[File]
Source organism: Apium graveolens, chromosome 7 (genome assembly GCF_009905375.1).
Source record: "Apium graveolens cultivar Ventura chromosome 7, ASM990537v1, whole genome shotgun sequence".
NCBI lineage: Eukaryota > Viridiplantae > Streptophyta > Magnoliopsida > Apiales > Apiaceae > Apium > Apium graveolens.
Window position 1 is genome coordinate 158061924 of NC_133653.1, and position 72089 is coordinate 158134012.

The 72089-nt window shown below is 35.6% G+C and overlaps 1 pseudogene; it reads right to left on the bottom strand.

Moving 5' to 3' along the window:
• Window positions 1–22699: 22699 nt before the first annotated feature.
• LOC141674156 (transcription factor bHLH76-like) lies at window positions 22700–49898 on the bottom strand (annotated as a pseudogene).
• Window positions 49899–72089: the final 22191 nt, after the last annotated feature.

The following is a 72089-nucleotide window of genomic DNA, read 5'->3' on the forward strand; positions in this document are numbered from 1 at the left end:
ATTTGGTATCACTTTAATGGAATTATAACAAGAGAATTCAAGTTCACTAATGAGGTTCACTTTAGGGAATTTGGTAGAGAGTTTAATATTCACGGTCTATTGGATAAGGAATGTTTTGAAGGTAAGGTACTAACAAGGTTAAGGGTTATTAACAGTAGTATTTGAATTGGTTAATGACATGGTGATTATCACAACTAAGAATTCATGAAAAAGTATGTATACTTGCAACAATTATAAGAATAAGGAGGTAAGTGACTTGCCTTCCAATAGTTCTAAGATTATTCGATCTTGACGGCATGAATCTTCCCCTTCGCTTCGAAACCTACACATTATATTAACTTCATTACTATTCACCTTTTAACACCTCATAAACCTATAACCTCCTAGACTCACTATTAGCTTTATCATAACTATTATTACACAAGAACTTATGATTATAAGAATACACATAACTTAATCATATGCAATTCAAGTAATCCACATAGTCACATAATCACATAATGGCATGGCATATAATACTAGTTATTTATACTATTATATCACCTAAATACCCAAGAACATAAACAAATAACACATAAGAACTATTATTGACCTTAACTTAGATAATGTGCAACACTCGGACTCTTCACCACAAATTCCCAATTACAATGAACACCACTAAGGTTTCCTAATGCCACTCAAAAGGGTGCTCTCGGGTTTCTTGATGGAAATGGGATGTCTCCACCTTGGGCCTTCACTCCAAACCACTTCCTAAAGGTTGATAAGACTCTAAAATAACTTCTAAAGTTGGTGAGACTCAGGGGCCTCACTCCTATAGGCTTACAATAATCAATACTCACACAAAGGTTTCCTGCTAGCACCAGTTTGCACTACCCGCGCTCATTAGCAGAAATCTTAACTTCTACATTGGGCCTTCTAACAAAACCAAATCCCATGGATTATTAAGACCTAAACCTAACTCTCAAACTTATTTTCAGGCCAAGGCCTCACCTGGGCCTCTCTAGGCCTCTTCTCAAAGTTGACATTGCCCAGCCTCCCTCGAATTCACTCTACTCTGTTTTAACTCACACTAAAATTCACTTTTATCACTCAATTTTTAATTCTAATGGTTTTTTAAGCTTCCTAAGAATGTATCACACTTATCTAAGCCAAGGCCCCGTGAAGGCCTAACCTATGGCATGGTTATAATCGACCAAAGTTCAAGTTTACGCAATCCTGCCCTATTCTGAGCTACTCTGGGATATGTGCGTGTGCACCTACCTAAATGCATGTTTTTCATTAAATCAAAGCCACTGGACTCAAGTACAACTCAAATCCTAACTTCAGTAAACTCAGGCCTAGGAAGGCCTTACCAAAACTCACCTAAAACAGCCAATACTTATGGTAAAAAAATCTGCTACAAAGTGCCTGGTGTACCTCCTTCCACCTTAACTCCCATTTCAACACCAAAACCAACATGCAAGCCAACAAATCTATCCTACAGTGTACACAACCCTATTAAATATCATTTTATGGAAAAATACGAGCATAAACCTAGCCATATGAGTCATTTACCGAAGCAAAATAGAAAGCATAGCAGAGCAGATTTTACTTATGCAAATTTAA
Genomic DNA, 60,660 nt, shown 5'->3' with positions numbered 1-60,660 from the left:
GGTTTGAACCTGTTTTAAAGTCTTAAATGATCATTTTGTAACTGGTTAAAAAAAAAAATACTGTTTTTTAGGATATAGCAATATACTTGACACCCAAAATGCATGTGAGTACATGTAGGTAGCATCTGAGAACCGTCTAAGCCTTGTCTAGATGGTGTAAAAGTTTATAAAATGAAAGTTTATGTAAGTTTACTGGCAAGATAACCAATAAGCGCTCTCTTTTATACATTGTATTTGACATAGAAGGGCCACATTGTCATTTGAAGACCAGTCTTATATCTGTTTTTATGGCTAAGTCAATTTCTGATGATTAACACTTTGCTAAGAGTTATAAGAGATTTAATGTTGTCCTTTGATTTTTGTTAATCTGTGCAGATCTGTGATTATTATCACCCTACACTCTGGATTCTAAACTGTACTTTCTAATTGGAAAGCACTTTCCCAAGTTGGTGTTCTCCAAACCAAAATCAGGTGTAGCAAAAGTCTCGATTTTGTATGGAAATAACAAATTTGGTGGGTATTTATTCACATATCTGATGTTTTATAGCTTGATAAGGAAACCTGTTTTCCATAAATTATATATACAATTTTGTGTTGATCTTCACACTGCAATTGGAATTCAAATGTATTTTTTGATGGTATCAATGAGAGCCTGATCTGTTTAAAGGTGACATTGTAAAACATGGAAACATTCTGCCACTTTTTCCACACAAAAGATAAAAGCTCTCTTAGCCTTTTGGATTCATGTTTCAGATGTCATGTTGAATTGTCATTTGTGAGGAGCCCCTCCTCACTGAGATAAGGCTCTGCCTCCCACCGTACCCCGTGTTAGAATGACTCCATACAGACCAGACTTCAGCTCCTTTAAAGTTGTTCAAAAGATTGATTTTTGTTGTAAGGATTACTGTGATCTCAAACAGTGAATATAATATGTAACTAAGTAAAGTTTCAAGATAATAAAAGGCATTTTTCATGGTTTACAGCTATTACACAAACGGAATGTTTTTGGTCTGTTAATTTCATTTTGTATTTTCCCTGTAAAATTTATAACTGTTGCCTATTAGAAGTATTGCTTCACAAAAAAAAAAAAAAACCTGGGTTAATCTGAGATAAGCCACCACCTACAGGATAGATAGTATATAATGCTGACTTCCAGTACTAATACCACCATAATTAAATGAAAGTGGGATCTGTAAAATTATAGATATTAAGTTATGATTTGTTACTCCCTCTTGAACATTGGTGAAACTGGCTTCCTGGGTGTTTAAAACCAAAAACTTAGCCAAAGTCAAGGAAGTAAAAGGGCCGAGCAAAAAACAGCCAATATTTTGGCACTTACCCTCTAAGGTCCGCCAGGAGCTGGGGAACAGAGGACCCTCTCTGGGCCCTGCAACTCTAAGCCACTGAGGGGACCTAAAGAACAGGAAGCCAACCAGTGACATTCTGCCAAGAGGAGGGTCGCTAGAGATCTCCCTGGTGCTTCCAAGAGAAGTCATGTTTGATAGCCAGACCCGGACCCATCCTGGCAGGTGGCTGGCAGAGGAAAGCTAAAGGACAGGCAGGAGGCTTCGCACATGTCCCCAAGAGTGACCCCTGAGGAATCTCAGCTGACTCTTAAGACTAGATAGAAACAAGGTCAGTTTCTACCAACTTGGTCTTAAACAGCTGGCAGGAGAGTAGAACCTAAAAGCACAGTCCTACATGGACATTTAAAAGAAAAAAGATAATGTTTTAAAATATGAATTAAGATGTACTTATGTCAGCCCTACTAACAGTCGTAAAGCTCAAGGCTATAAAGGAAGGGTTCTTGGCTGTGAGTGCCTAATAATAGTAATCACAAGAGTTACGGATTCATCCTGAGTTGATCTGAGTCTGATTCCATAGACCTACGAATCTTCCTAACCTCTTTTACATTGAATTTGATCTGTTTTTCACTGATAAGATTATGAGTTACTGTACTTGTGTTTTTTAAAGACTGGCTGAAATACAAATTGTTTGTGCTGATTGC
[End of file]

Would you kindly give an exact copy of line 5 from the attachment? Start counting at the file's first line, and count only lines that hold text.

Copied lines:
The 72089-nt window shown below is 35.6% G+C and overlaps 1 pseudogene; it reads right to left on the bottom strand.